Selections From Marcus Aurelius
( Originally Published early 20th century )
Marcus Aurelius Antoninus, born in Rome in the year 121, was loved and admired even in his own day as no other Roman emperor ever was. He was adopted by the emperor Antoninus, and on the death of the latter, in 161, he ascended the throne. He has been the admiration of the whole world ever since that time. He was not only great as a statesman and ruler, but his life as a private man was even more admirable. There was in him a fine simplicity, sincerity, purity, fidelity to duty, dignity, and a most potent personal charm. He shows the union of the best qualities of the man of action and the man of thought.
These few extracts from his book of " Meditations " show us his personality. This book was written during the last years of the emperor's life and under the pressure of heavy toil in the face of increasing bodily weakness and domestic sorrow. It was never intended for the public eye, but was merely his own thoughts, addressed to himself alone, because he found the writing an aid to serenity in his many afflictions. Not until the fourteenth century did it come into the possession of the world. The " Meditations " have been called " the most geniune expression in all literature of the peace of a really triumphant soul — the true peace of God."
As Antoninus, my city and country is Rome, but as a man, the universe.—Book VI.
Whatever is harmonious to thee is harmonious to me, 0 Universe. For me nothing is too early and nothing is too late which is seasonable for thee. All is fruit for me, 0 Nature, that thy seasons bear. From thee are all things, in thee they exist, to thee they shall return. Does the poet say, " Dear city of Cecrops," and wilt thou not exclaim, " Beloved city of God"? — Book IV:
" Do few things," says some one, " if you would have tranquillity." A better rule, methinks, is, " Do only what is necessary, what the reason of a social being demands and in the way it directs." This brings the tranquillity that comes of doing a few things and doing them well. In each case one should ask one's self, " Is this one of the necessary things?"—Book IV.
Whatever any one else may do or say, I must be good ; just as the emerald forever says, " Let others do or say what they please, I must remain an emerald and keep my proper luster."—Book VII.
Do not be ashamed to accept assistance. You should do your appointed work as a soldier storms a breach. What if you are lame and cannot scale the battlement alone? You may be able to do so with another's help. — Book VII.
When any one does you a wrong, set yourself at once to consider what was the point of view, good or bad, that led him astray. As soon as you see it, you will be sorry for him, not surprised or angry. It may be your own opinion of good is the same as his, or very much like it; then you will make allowance for him. Or, if you do not share his views of good and evil, you will the more easily be charitable to his mistake. — Book VII
Dig within. Within you is a fountain of good, welling up perpetually if you always dig.—Book VII.
Whatever is beautiful owes its beauty to itself, and in itself it is complete ; praise has nothing whatever to do with it, for it is made neither better nor worse by being praised.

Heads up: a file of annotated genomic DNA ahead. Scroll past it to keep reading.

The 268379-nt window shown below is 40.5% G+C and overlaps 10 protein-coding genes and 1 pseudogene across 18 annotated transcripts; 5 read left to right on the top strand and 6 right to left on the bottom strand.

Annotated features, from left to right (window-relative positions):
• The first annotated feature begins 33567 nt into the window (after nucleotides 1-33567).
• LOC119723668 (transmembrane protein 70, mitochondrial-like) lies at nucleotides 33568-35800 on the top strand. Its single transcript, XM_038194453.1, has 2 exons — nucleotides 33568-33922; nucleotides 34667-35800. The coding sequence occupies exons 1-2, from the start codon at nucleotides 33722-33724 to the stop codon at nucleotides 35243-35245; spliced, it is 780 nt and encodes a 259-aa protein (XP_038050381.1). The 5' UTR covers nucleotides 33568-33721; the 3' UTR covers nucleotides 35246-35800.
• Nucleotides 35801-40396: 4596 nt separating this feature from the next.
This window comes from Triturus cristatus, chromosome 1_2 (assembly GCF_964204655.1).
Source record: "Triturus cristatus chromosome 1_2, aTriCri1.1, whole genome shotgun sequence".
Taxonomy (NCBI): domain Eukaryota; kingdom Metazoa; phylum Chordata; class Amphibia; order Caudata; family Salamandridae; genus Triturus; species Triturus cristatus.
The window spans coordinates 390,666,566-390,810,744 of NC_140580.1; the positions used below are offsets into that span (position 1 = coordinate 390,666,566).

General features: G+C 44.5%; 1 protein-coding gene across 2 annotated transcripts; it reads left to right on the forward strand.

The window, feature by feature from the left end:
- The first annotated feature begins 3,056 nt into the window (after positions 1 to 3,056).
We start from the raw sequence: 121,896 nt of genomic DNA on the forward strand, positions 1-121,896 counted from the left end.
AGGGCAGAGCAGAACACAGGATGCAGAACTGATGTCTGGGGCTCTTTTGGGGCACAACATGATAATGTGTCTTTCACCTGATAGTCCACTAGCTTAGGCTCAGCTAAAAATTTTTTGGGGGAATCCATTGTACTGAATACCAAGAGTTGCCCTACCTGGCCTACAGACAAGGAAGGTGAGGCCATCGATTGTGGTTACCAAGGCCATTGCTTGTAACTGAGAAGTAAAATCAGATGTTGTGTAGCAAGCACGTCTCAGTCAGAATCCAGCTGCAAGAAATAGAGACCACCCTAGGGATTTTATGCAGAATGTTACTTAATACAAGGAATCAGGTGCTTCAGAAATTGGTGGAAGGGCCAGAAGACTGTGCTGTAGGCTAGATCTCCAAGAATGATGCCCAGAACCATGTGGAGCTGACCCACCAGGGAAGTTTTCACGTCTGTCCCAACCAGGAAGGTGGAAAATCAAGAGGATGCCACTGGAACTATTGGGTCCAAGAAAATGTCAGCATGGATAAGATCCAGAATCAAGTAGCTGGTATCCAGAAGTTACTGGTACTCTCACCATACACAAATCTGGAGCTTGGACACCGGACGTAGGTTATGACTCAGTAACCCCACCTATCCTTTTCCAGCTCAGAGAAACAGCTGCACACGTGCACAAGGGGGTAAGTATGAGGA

This is true of the common forms of beauty, such as material objects, for instance, and works of art. What is truly beautiful needs nothing outside itself to make it so, any more than law, or truth, or kindness, or self-respect. Can any of these be beautified by praise or marred by censure? Is the emerald less perfect if one praises it not? or is gold, or ivory, or purple ? a lyre or a dagger? a flower or a shrub? —Book IV.
Watch well the grace and charm that belong even to the consequences of nature's work. For example, when a loaf of bread is baked, cracks and crevices appear in the crust, and the clefts thus produced, though not designed by the baker, are attractive and stimulate the appetite.
Figs also, when they are quite ripe, begin to crack. In ripe olives the very nearness to decay lends a peculiar beauty; so with the bending ear of corn, the frowning brow of the lion, the foam that drips from the wild boar's mouth, and many other things which, considered by themselves, are far from beautiful, yet, looked at as the consequences of nature's work, add new beauty and appeal to the soul ; so that if one has sympathy with the workings of the universe, and insight into them, everything connected with them will be seen to have a beauty of its own. For eyes thus skilled to see, age also in man or woman will have its own loveliness, as well as the exquisite charms of youth.
These things will not appeal to all, but only to him who is at home with nature and her works.—Book III.
How goes it with your inner self ? That is every-thing. All else, whether under your control or not, is as dust and ashes.
You have lived, man, as a citizen of the great world-city. Five years or seventy, what matters it ? To every man his due, as the law allots. Why, then, protest ? No tyrant gives you your dismissal, no unjust judge, but nature who led you into the city. Surely the praetor who engaged the player can dismiss him from the stage. " But," say you, " the five acts are not complete ; I have played but three." Good ; life's drama, look you, is complete, then, in three. The completeness is in His hands who caused your entrance and now your dismissal ; you are responsible for neither. Serenely take your leave; serene is He who gives you your discharge. — Book XII.
Marcus Aurelius Antoninus (au re'li us an to ni'nus). —City of Cecrops (se^krops) : Athens. Tradition makes Cecrops the first king of Athens.